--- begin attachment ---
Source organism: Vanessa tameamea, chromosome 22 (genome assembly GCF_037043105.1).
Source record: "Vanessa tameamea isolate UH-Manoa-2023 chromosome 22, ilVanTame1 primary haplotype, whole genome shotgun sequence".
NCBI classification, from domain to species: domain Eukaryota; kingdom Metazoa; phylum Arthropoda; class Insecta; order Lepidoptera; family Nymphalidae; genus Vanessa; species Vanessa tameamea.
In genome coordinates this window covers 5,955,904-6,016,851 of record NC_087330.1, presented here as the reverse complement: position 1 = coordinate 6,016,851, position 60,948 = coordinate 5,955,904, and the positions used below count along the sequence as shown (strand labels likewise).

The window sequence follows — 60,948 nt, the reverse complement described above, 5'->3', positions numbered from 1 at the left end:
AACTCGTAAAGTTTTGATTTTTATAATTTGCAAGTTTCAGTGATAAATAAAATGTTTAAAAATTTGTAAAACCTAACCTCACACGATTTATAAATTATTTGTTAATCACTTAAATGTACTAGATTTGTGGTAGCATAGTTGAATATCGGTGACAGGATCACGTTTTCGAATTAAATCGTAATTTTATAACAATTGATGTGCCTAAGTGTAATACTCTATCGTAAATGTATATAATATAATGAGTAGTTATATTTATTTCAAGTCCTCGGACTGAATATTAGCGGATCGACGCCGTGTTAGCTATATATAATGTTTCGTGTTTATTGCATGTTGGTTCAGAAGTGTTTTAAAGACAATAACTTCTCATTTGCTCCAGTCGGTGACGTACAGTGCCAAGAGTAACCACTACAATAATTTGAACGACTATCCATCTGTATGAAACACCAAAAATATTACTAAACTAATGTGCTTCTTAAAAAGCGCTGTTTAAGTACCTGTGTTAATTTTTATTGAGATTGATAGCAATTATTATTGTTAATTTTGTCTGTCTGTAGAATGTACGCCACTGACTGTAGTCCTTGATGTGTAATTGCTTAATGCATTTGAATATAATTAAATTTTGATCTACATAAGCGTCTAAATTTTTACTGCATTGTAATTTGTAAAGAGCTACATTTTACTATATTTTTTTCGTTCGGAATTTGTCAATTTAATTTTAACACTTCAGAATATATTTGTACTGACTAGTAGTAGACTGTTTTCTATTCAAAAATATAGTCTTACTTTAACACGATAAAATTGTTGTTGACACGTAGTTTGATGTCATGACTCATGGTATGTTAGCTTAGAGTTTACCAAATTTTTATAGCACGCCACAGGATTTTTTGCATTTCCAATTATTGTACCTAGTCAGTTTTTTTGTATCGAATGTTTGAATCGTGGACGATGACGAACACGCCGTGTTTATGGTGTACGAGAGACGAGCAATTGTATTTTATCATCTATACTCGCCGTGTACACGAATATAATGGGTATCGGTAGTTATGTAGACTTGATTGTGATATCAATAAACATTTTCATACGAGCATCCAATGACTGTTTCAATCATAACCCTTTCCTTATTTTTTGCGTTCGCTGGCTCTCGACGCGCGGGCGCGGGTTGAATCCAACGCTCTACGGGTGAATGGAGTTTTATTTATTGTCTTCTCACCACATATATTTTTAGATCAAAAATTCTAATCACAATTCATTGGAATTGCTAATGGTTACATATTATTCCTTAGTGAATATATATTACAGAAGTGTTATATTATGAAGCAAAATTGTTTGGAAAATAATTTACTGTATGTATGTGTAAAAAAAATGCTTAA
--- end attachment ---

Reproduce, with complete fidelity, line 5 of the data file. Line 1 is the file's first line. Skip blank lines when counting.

The window sequence follows — 60,948 nt, the reverse complement described above, 5'->3', positions numbered from 1 at the left end: